“I’ve had a number of conversations with other LCY faculty that have changed the way we both teach,” Born said. “LCY represents many of the great synergies the university stands for—a commitment to high academic standards in teaching and learning and an interest in meaningful community engagement and public service.”

And another benefit for students—professional experience. Born explains that students are working with professionals on real world issues, working in teams and making conclusions that have tangible impact.

Along with leading the LCY initiative, Born is co-teaching with Assistant Professor Rachel Berney an undergraduate course in the Department’s Community, Environment and Planning program. The course, Planning in Context, has student teams working on two LCY projects: one examining the concept of place-making and finding ways to increase residences’ sense of place and community identity, and another developing parts of a draft element of the Auburn Comprehensive Plan that deals with physical, social, and economic connectivity across the city’s neighborhoods.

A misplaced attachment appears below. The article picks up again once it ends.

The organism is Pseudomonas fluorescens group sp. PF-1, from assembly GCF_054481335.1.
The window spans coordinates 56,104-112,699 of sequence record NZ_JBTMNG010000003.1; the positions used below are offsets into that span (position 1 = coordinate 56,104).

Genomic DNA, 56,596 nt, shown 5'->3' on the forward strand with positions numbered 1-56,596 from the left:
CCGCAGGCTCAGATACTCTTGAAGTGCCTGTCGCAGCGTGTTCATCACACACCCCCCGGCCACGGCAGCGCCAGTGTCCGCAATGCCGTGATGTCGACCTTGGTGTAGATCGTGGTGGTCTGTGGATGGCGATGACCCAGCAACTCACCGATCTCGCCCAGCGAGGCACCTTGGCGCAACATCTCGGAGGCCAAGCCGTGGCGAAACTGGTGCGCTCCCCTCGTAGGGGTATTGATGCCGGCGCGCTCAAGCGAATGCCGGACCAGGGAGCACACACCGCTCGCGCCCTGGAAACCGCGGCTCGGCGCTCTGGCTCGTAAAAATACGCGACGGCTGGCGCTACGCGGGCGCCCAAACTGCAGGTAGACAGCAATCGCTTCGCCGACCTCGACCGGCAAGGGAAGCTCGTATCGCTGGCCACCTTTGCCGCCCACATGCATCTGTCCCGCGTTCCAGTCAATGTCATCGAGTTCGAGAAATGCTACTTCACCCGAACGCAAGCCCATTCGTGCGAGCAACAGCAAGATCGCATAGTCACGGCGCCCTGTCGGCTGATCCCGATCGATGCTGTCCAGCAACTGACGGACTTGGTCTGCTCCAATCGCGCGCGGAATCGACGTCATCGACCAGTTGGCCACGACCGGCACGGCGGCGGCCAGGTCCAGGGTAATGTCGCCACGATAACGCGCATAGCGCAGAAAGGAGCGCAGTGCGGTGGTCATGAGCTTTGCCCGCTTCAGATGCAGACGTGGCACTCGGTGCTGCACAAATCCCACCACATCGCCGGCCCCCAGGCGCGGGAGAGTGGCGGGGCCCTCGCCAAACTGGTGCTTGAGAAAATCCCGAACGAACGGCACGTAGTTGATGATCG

Currently, there are 11 projects being run through five colleges or schools across UW. In the coming year, Born and Otten are looking forward to welcoming more units into the LCY program, including the Law School and the Evans School for Public Policy and Governance, and seeing what kind of impact the collective group can have on the community. He also acknowledges the wide support he and Otten received when they first pitched the idea to campus leaders and said that he’s proud to see the university living out its values on interdisciplinary collaborations, students learning outside the classroom, and community impact.

Learn more about the Livable City Year program and see a list of classes on their website. We’ll be sharing the outcomes of each quarter throughout the year. Read about Branden Born’s planning research on urban food systems and how decisions are made – who wins and who loses and who is missing from the decision making table.